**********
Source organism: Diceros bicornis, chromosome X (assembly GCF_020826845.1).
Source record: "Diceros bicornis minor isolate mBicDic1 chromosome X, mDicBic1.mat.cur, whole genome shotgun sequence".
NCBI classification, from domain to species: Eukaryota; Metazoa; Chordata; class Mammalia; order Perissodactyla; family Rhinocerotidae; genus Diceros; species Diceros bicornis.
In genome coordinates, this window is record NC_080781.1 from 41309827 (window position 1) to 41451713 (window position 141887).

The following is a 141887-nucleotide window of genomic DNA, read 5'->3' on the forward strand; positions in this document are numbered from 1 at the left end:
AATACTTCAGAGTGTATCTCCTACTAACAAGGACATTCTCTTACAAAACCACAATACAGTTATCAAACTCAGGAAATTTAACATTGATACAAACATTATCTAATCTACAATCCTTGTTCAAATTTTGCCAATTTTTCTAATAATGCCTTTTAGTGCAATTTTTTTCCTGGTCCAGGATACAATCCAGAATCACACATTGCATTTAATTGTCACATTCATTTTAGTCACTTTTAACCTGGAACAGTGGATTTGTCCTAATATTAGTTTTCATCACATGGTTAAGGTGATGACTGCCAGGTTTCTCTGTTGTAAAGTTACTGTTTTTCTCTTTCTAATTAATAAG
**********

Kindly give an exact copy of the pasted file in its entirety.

Source organism: Diceros bicornis, chromosome X (assembly GCF_020826845.1).
Source record: "Diceros bicornis minor isolate mBicDic1 chromosome X, mDicBic1.mat.cur, whole genome shotgun sequence".
NCBI classification, from domain to species: Eukaryota; Metazoa; Chordata; class Mammalia; order Perissodactyla; family Rhinocerotidae; genus Diceros; species Diceros bicornis.
In genome coordinates, this window is record NC_080781.1 from 41309827 (window position 1) to 41451713 (window position 141887).

The following is a 141887-nucleotide window of genomic DNA, read 5'->3' on the forward strand; positions in this document are numbered from 1 at the left end:
AATACTTCAGAGTGTATCTCCTACTAACAAGGACATTCTCTTACAAAACCACAATACAGTTATCAAACTCAGGAAATTTAACATTGATACAAACATTATCTAATCTACAATCCTTGTTCAAATTTTGCCAATTTTTCTAATAATGCCTTTTAGTGCAATTTTTTTCCTGGTCCAGGATACAATCCAGAATCACACATTGCATTTAATTGTCACATTCATTTTAGTCACTTTTAACCTGGAACAGTGGATTTGTCCTAATATTAGTTTTCATCACATGGTTAAGGTGATGACTGCCAGGTTTCTCTGTTGTAAAGTTACTGTTTTTCTCTTTCTAATTAATAAG